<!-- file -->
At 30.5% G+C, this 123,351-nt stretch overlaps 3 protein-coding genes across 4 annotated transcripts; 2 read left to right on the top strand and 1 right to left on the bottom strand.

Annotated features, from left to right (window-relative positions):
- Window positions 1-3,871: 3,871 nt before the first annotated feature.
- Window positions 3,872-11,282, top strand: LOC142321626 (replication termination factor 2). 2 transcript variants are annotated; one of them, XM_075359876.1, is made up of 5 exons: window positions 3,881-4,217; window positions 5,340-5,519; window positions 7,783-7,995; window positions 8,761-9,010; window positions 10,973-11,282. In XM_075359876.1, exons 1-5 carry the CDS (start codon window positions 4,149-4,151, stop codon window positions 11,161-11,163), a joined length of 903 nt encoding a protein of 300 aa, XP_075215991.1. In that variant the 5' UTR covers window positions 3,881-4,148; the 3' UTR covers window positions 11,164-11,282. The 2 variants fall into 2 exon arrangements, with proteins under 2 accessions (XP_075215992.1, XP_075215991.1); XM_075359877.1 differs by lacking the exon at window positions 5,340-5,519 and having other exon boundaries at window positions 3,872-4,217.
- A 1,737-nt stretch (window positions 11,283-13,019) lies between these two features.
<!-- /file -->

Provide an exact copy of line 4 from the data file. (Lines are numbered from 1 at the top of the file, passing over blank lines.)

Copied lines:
- Window positions 3,872-11,282, top strand: LOC142321626 (replication termination factor 2). 2 transcript variants are annotated; one of them, XM_075359876.1, is made up of 5 exons: window positions 3,881-4,217; window positions 5,340-5,519; window positions 7,783-7,995; window positions 8,761-9,010; window positions 10,973-11,282. In XM_075359876.1, exons 1-5 carry the CDS (start codon window positions 4,149-4,151, stop codon window positions 11,161-11,163), a joined length of 903 nt encoding a protein of 300 aa, XP_075215991.1. In that variant the 5' UTR covers window positions 3,881-4,148; the 3' UTR covers window positions 11,164-11,282. The 2 variants fall into 2 exon arrangements, with proteins under 2 accessions (XP_075215992.1, XP_075215991.1); XM_075359877.1 differs by lacking the exon at window positions 5,340-5,519 and having other exon boundaries at window positions 3,872-4,217.